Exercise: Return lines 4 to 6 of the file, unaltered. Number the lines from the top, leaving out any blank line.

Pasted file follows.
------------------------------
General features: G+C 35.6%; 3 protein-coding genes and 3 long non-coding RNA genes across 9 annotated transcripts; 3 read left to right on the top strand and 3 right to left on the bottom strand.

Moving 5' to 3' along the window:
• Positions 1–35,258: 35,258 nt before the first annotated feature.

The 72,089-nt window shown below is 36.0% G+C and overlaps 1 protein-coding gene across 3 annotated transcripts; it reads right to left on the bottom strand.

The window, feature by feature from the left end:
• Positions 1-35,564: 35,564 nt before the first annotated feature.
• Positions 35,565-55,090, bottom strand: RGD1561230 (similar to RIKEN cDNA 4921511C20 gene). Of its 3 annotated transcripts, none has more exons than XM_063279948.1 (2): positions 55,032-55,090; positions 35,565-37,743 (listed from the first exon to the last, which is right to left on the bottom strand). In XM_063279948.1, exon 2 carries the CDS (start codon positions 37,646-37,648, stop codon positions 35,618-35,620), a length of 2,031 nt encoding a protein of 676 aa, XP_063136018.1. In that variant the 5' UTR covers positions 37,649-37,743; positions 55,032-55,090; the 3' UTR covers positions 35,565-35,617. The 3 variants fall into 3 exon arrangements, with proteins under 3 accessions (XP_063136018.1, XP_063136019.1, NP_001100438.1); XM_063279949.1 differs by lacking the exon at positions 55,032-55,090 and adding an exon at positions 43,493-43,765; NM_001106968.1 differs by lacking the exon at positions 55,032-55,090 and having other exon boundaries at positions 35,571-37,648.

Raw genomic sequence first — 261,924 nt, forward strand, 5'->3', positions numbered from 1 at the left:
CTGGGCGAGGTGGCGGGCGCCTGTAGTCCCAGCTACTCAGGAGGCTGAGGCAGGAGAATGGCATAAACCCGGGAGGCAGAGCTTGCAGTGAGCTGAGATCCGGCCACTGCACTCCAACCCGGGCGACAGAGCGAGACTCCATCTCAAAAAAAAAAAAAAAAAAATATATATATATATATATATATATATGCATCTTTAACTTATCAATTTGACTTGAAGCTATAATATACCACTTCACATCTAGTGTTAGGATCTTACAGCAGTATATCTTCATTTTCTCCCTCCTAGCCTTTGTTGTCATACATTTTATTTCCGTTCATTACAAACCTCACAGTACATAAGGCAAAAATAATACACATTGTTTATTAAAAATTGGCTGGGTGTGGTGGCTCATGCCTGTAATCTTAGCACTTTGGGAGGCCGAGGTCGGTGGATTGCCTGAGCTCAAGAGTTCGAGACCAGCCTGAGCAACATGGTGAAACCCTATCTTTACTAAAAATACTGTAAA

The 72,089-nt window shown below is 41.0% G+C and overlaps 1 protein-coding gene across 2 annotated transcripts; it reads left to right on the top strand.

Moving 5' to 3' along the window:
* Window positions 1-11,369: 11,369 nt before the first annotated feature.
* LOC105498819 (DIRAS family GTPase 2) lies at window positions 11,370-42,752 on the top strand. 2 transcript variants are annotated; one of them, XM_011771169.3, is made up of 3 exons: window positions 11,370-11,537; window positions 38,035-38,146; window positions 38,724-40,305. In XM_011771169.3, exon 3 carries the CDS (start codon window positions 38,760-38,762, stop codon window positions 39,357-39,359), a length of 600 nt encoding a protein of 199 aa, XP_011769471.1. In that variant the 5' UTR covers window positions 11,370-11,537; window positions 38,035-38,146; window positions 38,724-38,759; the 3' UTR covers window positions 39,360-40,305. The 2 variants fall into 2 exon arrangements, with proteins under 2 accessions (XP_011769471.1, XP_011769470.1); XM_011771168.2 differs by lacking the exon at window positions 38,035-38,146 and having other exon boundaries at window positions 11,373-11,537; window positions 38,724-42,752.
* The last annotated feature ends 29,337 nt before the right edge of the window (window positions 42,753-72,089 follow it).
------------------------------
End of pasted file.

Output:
The 72,089-nt window shown below is 36.0% G+C and overlaps 1 protein-coding gene across 3 annotated transcripts; it reads right to left on the bottom strand.

The window, feature by feature from the left end:
• Positions 1-35,564: 35,564 nt before the first annotated feature.